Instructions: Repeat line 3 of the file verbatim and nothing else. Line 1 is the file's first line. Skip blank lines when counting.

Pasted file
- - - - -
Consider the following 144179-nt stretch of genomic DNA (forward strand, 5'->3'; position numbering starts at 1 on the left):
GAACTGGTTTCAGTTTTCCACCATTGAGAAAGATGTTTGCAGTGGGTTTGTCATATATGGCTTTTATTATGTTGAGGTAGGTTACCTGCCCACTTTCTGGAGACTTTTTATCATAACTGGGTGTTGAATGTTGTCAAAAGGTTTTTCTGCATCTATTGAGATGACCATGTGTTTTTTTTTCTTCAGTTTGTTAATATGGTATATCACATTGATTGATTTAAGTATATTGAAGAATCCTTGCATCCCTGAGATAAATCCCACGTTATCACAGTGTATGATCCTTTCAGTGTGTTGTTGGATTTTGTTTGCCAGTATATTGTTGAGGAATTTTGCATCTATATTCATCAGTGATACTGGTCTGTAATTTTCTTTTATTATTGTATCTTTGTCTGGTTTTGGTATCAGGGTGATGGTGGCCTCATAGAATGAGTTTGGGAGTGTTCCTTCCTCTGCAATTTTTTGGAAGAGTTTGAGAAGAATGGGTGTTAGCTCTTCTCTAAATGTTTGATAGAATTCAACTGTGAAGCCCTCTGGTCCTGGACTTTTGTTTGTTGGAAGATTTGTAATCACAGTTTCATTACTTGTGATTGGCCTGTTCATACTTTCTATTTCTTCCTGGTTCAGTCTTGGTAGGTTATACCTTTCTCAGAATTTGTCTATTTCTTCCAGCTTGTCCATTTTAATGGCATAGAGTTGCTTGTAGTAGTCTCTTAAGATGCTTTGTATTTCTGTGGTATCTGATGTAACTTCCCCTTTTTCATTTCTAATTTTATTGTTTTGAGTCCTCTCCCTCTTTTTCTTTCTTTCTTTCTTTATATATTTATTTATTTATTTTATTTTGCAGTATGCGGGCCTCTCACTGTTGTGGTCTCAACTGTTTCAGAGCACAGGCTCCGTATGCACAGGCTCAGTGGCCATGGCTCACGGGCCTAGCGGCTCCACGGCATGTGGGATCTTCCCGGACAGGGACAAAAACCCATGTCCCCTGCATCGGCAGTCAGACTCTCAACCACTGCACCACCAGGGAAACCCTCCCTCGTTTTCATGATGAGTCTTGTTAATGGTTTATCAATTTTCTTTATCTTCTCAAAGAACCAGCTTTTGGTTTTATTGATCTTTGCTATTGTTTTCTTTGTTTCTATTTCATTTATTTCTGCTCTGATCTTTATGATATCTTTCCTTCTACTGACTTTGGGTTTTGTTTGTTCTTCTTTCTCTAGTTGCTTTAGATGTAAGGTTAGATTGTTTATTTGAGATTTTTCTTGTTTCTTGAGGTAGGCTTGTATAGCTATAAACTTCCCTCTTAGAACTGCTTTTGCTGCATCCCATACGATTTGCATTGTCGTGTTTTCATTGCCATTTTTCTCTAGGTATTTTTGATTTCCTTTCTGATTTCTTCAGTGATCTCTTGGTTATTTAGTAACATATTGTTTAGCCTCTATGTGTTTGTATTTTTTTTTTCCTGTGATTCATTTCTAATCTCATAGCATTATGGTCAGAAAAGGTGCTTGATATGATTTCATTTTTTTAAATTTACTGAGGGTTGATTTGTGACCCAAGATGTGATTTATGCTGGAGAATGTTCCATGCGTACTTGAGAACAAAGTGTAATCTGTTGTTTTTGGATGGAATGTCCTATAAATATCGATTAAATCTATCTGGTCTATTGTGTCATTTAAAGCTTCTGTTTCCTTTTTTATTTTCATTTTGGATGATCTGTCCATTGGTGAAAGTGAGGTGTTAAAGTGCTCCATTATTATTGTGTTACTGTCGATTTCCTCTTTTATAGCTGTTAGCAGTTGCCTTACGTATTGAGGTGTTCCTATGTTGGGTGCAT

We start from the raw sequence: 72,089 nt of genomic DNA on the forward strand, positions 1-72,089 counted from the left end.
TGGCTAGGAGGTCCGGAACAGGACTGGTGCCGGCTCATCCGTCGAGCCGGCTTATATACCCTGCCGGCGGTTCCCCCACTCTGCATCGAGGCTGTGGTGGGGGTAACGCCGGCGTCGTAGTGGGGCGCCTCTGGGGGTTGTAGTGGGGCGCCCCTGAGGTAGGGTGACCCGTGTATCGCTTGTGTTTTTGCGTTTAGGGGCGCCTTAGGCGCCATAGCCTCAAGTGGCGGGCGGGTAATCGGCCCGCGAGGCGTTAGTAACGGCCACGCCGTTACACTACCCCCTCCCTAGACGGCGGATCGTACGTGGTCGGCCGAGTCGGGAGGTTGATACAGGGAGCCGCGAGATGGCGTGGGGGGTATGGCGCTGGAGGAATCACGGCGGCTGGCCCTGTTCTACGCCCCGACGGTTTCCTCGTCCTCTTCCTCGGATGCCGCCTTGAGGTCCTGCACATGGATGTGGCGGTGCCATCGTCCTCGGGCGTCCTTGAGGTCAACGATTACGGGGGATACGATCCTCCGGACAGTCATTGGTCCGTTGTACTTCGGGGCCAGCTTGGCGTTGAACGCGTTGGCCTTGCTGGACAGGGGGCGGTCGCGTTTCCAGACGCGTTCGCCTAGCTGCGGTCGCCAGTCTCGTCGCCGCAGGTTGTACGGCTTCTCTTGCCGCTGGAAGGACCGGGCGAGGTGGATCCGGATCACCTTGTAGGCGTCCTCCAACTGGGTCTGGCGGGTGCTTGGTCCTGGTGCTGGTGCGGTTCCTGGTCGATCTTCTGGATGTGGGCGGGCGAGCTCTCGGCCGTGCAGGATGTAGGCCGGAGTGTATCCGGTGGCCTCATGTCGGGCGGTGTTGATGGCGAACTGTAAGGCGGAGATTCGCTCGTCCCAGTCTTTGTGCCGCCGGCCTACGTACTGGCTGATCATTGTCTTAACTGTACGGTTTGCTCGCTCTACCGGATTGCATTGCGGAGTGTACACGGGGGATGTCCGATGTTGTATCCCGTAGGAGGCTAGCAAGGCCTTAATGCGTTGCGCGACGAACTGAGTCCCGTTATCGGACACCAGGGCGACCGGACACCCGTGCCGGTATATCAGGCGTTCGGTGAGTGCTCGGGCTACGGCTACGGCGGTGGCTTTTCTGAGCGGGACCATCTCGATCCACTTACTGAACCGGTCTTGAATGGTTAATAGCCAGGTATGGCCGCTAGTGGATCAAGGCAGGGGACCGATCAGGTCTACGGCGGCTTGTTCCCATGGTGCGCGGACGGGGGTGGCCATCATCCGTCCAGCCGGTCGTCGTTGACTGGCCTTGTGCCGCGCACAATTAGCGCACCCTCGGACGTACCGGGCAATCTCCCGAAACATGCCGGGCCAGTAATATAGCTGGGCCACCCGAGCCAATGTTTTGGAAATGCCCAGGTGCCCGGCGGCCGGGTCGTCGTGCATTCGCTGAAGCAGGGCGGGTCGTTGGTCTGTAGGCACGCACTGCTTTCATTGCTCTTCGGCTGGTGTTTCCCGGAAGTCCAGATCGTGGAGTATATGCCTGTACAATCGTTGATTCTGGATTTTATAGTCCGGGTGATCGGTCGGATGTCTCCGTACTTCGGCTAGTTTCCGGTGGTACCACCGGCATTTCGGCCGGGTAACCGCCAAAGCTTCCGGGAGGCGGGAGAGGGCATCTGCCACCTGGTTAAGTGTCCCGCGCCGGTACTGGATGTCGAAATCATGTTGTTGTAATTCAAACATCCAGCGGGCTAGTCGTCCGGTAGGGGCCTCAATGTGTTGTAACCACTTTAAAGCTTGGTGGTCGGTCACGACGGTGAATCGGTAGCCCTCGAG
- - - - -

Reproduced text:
We start from the raw sequence: 72,089 nt of genomic DNA on the forward strand, positions 1-72,089 counted from the left end.